(StatePoint) In this tight economy, it doesn’t matter if one is a professional looking for work or a small business owner looking for customers, it all boils down to the same thing — networking with the right people to get ahead.

New Internet sites now are springing up to help professionals do this — and they go beyond connecting users with friends like such social-networking Web sites as Facebook, MySpace, or LinkedIn. These new business sites help people make new connections and move them from the online world to the real world where they can help the most.

Stanford University sociology professor Mark Granovetter recently conducted research that supports the value of making new connections. He found that between 50 and 70 percent of new jobs are discovered by reaching out to people job seekers only know vaguely. According to him, these people have access to information that close friends and family don’t.

«I call it ‘the strength of ‘weak ties.'» Granovetter told «Stanford Magazine.» «People find jobs through people they don’t know so well.»

Users don’t have to be tech savvy to benefit from these services either.

Recently launched MeetingWave (www.MeetingWave.com) lets members build their circle of acquaintances by posting invites to meetings. Members can post an invite to see who is looking to meet near where they live or work. Users also have the ability to respond to invitations and postings from others.

MeetingWave’s John Boyd noted on the service’s blog that «the point about networking is that every new business or social relationship starts with two or more strangers meeting.»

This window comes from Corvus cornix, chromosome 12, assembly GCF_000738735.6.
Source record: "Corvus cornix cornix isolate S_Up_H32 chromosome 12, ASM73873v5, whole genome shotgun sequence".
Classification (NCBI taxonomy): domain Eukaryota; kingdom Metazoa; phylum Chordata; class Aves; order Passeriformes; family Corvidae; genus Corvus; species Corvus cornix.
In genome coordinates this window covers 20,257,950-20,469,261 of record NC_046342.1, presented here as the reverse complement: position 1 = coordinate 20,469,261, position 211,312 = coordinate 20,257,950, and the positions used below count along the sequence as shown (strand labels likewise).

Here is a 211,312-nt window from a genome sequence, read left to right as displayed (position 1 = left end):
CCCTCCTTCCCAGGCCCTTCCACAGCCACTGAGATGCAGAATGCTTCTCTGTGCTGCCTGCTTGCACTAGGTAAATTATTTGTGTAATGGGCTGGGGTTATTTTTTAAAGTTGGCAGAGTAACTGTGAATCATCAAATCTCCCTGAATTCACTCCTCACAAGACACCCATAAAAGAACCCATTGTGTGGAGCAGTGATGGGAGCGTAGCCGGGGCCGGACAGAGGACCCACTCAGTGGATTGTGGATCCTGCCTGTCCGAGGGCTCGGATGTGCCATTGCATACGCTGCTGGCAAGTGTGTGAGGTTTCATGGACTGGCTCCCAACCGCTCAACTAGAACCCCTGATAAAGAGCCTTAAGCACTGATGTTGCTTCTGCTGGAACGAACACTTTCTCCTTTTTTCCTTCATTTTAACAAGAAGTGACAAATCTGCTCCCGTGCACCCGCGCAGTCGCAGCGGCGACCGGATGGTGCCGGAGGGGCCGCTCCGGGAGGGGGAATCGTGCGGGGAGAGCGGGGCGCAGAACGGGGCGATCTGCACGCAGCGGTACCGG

For job hunters, services such as these can be invaluable. They can learn about opportunities in their hometowns, find out more information about prospective bosses, introduce one person in their network to another, ask questions or build their reputations by answering other’s questions, or just post their profiles in the hopes that someone reaches out to them.

Store owners and small businesses also can tap into these services. They can contact each other for ideas about attracting new customers. They also can reach out to customers directly, making advertising and promotion much faster and receiving feedback quickly.

Small businesses and shops that establish such a presence also provide their customers with another way to hear about or get through to their businesses.

Online social networks, once reserved primarily for informal social networking, quickly are becoming a primary resource for job hunters and people who want to grow their businesses.

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